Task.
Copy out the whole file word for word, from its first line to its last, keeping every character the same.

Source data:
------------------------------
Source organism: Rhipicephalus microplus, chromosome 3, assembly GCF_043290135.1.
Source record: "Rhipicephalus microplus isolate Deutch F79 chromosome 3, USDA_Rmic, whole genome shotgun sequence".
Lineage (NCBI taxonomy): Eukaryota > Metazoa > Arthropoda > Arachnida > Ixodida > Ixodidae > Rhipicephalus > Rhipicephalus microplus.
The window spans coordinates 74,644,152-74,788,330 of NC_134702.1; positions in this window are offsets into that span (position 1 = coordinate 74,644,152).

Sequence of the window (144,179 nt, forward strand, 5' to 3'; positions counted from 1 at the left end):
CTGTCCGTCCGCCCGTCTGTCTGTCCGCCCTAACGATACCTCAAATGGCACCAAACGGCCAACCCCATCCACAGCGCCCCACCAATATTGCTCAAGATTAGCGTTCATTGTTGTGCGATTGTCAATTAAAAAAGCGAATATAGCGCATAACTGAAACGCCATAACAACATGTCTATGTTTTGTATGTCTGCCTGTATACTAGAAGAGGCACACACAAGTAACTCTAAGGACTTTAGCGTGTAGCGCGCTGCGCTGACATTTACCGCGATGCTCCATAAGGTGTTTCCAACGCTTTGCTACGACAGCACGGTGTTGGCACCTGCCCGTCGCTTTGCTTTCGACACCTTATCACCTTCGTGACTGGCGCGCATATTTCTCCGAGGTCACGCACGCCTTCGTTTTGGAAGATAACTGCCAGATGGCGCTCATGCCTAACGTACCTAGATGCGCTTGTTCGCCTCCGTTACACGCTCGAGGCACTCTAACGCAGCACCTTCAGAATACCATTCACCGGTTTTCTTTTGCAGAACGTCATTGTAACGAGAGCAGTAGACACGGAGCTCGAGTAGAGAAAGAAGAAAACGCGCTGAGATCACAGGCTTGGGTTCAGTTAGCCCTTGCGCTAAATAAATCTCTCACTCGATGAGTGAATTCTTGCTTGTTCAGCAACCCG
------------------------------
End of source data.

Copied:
Source organism: Rhipicephalus microplus, chromosome 3, assembly GCF_043290135.1.
Source record: "Rhipicephalus microplus isolate Deutch F79 chromosome 3, USDA_Rmic, whole genome shotgun sequence".
Lineage (NCBI taxonomy): Eukaryota > Metazoa > Arthropoda > Arachnida > Ixodida > Ixodidae > Rhipicephalus > Rhipicephalus microplus.
The window spans coordinates 74,644,152-74,788,330 of NC_134702.1; positions in this window are offsets into that span (position 1 = coordinate 74,644,152).

Sequence of the window (144,179 nt, forward strand, 5' to 3'; positions counted from 1 at the left end):
CTGTCCGTCCGCCCGTCTGTCTGTCCGCCCTAACGATACCTCAAATGGCACCAAACGGCCAACCCCATCCACAGCGCCCCACCAATATTGCTCAAGATTAGCGTTCATTGTTGTGCGATTGTCAATTAAAAAAGCGAATATAGCGCATAACTGAAACGCCATAACAACATGTCTATGTTTTGTATGTCTGCCTGTATACTAGAAGAGGCACACACAAGTAACTCTAAGGACTTTAGCGTGTAGCGCGCTGCGCTGACATTTACCGCGATGCTCCATAAGGTGTTTCCAACGCTTTGCTACGACAGCACGGTGTTGGCACCTGCCCGTCGCTTTGCTTTCGACACCTTATCACCTTCGTGACTGGCGCGCATATTTCTCCGAGGTCACGCACGCCTTCGTTTTGGAAGATAACTGCCAGATGGCGCTCATGCCTAACGTACCTAGATGCGCTTGTTCGCCTCCGTTACACGCTCGAGGCACTCTAACGCAGCACCTTCAGAATACCATTCACCGGTTTTCTTTTGCAGAACGTCATTGTAACGAGAGCAGTAGACACGGAGCTCGAGTAGAGAAAGAAGAAAACGCGCTGAGATCACAGGCTTGGGTTCAGTTAGCCCTTGCGCTAAATAAATCTCTCACTCGATGAGTGAATTCTTGCTTGTTCAGCAACCCG